Meanwhile, many retailers are purposefully shrinking their footprint to save money on rental prices and offer a more curated shopping experience. In 2019, Kohl’s leased space to Planet Fitness to make money on their already-existing stores and get more customers interested in their new athletic wear line. And IKEA and Target both continue to open small-format stores to capitalize on urban and college customers who can’t always access suburban big-box locations.
Retail isn’t dying, but the industry as we know it is changing, and there’s bound to be a few casualties along the way.
Retailers should spend less time blaming a supposed “retail apocalypse” and focus on nailing their in-store execution to grow brand awareness and loyalty.
Thanks to the internet, it’s never been easier to find products that match your personality and interests, no matter how niche or unique they may be.
Still, too many retailers and brands take the easy way out when it comes to offering customers a personal, memorable experience.
So we don’t hate personalization as a buzzword, per se. But we do think that the businesses out there who think delivering a personalized shopping experience is as simple as providing in-store embroidery and monogramming on demand are a little behind the times.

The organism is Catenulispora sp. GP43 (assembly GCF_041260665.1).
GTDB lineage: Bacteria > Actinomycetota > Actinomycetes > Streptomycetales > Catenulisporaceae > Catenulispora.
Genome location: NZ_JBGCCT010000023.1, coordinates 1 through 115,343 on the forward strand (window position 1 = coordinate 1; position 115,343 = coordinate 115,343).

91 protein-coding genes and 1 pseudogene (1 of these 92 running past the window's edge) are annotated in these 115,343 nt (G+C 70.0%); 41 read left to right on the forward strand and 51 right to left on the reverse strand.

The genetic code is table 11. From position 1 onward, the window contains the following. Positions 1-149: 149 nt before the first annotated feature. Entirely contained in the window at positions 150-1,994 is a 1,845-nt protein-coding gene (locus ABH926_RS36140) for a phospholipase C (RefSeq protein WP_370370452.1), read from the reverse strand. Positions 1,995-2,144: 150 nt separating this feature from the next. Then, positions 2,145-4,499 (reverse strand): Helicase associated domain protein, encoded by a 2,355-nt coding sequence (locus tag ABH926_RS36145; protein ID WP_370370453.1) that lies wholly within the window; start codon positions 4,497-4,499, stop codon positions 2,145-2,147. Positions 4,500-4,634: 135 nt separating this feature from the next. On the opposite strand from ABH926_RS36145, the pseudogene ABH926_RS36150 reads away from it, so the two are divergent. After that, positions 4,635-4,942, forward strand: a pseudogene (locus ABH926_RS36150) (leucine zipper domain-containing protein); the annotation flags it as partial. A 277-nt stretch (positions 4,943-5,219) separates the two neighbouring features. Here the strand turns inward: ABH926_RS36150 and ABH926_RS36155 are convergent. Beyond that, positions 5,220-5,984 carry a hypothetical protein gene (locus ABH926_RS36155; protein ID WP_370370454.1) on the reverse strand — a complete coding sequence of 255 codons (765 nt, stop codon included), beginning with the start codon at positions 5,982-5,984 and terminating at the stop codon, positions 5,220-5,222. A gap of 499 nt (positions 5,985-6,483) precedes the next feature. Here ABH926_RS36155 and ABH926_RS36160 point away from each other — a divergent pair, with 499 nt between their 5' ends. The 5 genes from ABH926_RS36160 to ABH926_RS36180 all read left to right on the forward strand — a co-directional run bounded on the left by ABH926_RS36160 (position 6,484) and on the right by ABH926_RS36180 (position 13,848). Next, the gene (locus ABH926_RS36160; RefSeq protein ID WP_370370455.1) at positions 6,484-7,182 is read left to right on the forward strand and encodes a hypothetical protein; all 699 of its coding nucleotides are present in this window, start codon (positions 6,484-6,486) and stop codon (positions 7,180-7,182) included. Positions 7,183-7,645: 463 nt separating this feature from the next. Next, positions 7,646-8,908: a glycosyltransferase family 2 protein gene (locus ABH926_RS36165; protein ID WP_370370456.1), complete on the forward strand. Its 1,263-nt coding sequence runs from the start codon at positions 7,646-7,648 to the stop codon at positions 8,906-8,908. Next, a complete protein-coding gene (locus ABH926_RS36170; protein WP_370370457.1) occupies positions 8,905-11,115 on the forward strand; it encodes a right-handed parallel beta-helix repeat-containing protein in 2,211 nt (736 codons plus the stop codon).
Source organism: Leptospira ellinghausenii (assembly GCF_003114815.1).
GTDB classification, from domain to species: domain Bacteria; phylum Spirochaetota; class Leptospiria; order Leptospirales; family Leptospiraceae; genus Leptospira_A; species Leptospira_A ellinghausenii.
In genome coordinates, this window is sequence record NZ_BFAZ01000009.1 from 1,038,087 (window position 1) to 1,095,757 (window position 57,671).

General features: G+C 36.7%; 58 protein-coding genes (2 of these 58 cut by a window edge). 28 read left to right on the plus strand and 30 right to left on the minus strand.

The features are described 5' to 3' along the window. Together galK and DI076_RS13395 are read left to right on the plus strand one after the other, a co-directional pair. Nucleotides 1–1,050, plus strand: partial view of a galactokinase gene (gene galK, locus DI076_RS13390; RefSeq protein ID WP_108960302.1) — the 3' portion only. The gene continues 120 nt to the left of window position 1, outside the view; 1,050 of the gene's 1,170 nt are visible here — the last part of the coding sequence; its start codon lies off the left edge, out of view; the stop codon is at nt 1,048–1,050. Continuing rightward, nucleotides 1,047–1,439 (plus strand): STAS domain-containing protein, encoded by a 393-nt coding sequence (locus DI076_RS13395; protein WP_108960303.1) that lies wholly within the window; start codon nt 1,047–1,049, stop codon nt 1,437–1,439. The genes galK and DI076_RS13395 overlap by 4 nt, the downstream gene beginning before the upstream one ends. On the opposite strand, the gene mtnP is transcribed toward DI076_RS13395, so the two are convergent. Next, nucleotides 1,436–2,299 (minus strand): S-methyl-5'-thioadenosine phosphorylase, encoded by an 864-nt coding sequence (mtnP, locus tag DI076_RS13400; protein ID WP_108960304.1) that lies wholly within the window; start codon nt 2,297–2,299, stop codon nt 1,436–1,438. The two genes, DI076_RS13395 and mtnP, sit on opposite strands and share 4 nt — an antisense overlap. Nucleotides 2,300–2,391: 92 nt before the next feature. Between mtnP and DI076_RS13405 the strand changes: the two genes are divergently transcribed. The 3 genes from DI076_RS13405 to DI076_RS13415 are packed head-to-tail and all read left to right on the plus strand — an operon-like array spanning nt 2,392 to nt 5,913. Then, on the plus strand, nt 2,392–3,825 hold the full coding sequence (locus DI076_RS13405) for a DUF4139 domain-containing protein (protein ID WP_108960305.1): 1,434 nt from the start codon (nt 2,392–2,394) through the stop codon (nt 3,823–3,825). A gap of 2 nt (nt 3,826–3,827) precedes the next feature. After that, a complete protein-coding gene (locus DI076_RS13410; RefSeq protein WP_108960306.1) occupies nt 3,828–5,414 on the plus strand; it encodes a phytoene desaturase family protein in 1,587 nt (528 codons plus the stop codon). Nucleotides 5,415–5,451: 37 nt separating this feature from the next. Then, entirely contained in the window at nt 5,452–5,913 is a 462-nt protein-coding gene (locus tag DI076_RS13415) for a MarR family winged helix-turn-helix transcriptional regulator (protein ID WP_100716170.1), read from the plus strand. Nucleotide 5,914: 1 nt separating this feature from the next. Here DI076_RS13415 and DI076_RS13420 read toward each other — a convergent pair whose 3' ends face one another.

Retailers need to look for novel approaches to keep customers interested that go beyond initials on a bathrobe, or cheesy engravings.
Stepping into a store shouldn’t feel like you’re stepping onto the set of Avatar, but many retailers who are looking to stay relevant in 2020 and beyond are increasingly investing in augmented reality to try and keep ahead of the competition.
Some retailers and brands are doing it right, like Wayfair and IKEA, which use augmented reality to create 3D renderings of customers’ homes to make sure any furniture they’re looking to buy would actually work in their living spaces. But then, others focus on fitting room simulators to help customers choose clothes and makeup without physically trying things on.
I get the trend: trying on clothes is a pain, and in the case of makeup, can even be unhygienic, especially for retailers and brands operating in a post-COVID-19 world. But when customers don’t get the true fit and feel of a product, that leads to more returns down the road.